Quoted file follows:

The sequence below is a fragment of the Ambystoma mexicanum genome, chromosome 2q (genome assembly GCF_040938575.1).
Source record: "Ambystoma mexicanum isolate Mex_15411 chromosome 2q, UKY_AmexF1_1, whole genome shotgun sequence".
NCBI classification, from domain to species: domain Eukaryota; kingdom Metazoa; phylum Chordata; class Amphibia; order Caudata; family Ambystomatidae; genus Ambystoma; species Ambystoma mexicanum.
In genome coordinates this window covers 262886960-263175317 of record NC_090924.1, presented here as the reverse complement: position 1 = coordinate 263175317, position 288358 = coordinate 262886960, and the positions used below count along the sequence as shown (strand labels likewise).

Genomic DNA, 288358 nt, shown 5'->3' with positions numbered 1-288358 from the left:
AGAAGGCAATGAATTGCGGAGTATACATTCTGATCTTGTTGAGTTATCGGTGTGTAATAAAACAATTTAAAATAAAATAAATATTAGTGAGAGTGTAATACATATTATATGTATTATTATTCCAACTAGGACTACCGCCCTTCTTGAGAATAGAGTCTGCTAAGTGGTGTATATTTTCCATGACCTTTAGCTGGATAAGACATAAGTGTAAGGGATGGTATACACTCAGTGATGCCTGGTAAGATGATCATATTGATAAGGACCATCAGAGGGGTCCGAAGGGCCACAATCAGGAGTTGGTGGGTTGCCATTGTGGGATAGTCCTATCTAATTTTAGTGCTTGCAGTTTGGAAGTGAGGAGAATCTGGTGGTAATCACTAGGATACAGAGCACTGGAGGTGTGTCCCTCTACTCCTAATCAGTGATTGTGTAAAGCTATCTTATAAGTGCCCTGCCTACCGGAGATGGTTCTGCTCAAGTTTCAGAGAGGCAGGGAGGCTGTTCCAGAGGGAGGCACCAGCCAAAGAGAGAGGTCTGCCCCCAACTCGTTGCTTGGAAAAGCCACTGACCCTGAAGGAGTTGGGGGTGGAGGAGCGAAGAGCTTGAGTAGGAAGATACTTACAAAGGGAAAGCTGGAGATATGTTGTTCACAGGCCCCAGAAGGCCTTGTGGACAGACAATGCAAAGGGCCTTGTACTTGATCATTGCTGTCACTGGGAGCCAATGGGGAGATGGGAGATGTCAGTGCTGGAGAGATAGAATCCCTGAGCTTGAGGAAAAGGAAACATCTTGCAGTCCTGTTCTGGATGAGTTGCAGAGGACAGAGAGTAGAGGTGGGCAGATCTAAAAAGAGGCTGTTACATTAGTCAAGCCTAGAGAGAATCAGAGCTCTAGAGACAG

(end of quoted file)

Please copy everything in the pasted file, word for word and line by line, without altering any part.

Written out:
The sequence below is a fragment of the Ambystoma mexicanum genome, chromosome 2q (genome assembly GCF_040938575.1).
Source record: "Ambystoma mexicanum isolate Mex_15411 chromosome 2q, UKY_AmexF1_1, whole genome shotgun sequence".
NCBI classification, from domain to species: domain Eukaryota; kingdom Metazoa; phylum Chordata; class Amphibia; order Caudata; family Ambystomatidae; genus Ambystoma; species Ambystoma mexicanum.
In genome coordinates this window covers 262886960-263175317 of record NC_090924.1, presented here as the reverse complement: position 1 = coordinate 263175317, position 288358 = coordinate 262886960, and the positions used below count along the sequence as shown (strand labels likewise).

Genomic DNA, 288358 nt, shown 5'->3' with positions numbered 1-288358 from the left:
AGAAGGCAATGAATTGCGGAGTATACATTCTGATCTTGTTGAGTTATCGGTGTGTAATAAAACAATTTAAAATAAAATAAATATTAGTGAGAGTGTAATACATATTATATGTATTATTATTCCAACTAGGACTACCGCCCTTCTTGAGAATAGAGTCTGCTAAGTGGTGTATATTTTCCATGACCTTTAGCTGGATAAGACATAAGTGTAAGGGATGGTATACACTCAGTGATGCCTGGTAAGATGATCATATTGATAAGGACCATCAGAGGGGTCCGAAGGGCCACAATCAGGAGTTGGTGGGTTGCCATTGTGGGATAGTCCTATCTAATTTTAGTGCTTGCAGTTTGGAAGTGAGGAGAATCTGGTGGTAATCACTAGGATACAGAGCACTGGAGGTGTGTCCCTCTACTCCTAATCAGTGATTGTGTAAAGCTATCTTATAAGTGCCCTGCCTACCGGAGATGGTTCTGCTCAAGTTTCAGAGAGGCAGGGAGGCTGTTCCAGAGGGAGGCACCAGCCAAAGAGAGAGGTCTGCCCCCAACTCGTTGCTTGGAAAAGCCACTGACCCTGAAGGAGTTGGGGGTGGAGGAGCGAAGAGCTTGAGTAGGAAGATACTTACAAAGGGAAAGCTGGAGATATGTTGTTCACAGGCCCCAGAAGGCCTTGTGGACAGACAATGCAAAGGGCCTTGTACTTGATCATTGCTGTCACTGGGAGCCAATGGGGAGATGGGAGATGTCAGTGCTGGAGAGATAGAATCCCTGAGCTTGAGGAAAAGGAAACATCTTGCAGTCCTGTTCTGGATGAGTTGCAGAGGACAGAGAGTAGAGGTGGGCAGATCTAAAAAGAGGCTGTTACATTAGTCAAGCCTAGAGAGAATCAGAGCTCTAGAGACAG